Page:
Mickey Cougar’s story is so long and heartbreaking that it will be hard to tell in just a few minutes. (Watch his rescue video to find out the whole story.)
Animal House, in Moulton, AL, was a backyard zoo that operated with a USDA license up until 2006 when it was revoked. At the time Alabama had no laws to regulate the private possession of wild animals, so once USDA washed their hands of the mess, there was virtually no government oversight of the facility. Former volunteers say the owner had no other source of income than her social security check and that she had contracted with the county to become their dog pound.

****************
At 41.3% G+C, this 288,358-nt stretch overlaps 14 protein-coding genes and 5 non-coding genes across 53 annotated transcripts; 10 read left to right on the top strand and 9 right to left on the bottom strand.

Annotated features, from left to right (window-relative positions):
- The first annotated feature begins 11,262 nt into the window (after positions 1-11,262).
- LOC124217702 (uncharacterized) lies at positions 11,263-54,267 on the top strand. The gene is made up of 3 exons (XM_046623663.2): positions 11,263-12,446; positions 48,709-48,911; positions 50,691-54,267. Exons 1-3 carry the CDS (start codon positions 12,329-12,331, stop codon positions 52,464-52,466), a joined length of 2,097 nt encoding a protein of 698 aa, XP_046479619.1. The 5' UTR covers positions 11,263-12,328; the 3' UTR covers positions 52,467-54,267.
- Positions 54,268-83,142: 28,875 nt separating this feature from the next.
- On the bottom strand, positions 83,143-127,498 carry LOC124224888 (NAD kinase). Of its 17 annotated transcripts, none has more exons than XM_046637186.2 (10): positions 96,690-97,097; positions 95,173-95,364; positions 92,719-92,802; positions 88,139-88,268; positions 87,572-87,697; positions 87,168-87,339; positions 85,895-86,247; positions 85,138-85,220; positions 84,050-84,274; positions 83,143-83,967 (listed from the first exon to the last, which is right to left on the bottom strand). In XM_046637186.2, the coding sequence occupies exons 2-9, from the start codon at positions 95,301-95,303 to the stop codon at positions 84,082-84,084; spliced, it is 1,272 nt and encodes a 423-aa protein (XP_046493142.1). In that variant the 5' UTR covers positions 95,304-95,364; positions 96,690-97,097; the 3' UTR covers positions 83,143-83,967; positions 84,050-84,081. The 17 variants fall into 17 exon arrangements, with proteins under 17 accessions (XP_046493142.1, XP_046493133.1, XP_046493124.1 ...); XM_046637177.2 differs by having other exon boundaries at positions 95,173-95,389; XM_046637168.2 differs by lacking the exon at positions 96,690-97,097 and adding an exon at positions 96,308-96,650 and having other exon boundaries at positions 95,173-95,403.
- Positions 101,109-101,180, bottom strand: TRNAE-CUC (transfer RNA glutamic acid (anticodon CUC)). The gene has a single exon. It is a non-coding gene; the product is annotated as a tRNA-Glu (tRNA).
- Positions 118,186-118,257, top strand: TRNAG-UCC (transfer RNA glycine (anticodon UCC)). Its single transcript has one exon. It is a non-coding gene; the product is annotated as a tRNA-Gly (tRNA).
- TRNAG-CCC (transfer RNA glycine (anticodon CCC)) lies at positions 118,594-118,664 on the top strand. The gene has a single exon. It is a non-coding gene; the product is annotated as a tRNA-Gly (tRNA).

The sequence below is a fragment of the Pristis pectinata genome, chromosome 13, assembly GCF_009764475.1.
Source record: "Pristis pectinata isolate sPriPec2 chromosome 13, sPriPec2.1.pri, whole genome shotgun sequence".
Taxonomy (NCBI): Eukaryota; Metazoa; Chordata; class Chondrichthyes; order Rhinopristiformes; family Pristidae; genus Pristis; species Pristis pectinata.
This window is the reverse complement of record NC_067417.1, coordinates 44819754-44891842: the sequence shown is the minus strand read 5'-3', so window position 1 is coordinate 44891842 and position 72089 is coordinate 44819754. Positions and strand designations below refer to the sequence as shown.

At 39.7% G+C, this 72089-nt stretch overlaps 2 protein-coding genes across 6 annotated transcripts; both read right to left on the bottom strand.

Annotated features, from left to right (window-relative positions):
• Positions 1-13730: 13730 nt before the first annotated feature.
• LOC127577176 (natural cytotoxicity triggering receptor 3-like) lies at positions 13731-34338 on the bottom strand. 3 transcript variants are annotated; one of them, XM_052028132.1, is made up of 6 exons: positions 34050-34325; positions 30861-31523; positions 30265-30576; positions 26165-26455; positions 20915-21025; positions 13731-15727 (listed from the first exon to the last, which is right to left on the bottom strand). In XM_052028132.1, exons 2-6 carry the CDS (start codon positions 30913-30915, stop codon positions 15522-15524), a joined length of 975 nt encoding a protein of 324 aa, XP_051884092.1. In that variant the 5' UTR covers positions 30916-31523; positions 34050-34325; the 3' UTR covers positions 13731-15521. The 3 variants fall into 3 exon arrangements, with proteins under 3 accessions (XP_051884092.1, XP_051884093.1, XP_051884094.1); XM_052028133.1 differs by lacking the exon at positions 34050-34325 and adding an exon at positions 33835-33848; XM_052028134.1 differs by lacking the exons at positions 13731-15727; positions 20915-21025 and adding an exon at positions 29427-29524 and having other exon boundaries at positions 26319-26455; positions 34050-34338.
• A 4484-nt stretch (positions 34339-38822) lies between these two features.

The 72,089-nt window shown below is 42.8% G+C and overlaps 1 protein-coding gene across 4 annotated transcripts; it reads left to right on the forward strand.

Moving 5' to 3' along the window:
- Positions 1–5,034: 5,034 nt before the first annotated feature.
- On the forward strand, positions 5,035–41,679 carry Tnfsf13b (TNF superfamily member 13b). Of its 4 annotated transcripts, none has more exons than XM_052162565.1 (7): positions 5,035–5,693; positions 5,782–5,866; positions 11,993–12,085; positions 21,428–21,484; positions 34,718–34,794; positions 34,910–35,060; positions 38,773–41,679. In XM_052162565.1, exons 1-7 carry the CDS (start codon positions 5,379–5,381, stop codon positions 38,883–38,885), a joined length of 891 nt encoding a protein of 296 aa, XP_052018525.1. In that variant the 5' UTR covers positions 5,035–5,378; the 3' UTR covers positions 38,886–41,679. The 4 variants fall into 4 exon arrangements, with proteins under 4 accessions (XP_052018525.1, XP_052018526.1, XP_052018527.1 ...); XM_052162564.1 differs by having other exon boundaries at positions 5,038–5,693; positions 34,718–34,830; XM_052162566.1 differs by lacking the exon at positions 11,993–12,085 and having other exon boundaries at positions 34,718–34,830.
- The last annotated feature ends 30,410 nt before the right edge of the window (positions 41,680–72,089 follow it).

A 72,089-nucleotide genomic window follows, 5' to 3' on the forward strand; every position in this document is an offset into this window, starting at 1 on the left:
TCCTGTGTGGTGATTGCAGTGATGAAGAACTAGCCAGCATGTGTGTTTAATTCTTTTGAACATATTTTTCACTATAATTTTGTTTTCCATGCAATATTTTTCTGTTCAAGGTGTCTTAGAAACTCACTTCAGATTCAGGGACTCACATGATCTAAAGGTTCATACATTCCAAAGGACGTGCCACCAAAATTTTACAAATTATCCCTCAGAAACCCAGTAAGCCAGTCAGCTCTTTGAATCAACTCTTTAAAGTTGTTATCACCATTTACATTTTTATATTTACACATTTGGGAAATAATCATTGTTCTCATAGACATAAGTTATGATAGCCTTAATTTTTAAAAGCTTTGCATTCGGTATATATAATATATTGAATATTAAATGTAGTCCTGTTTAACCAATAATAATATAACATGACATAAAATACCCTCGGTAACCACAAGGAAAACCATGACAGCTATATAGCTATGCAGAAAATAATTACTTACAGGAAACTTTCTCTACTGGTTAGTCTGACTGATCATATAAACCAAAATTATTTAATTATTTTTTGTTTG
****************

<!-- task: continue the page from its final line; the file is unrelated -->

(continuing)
In 2013 conditions there were reported to be so grim that the county revoked her contract and rescue groups went in to save the dogs and cats housed at Animal House. One of the rescuers video taped a leopard who had been injured by a Doberman, two years prior, and sent the photos and video to Big Cat Rescue asking for help.
We were told that the owner had been feeding the dogs and cats there to her wild animals and that the Doberman had fought back. Her family said the dog had just been in an adjacent cage and the leopard reached through. Regardless of whether it was malice or neglect, the leopard’s leg had bones sticking out and festering tissue exposed. Big Cat Rescue tried, unsuccessfully, for months, to get USDA, the USFWS, the State of Alabama and the local Sheriff to either confiscate the leopard or get her medical attention. When they failed to help the cat we appealed to the media, who said there wasn’t a story if they couldn’t get permission to go film the cat themselves, which the owner was NOT going to allow.
The leopard died and had probably suffered unimaginable agony for two years or more until her wounds killed her.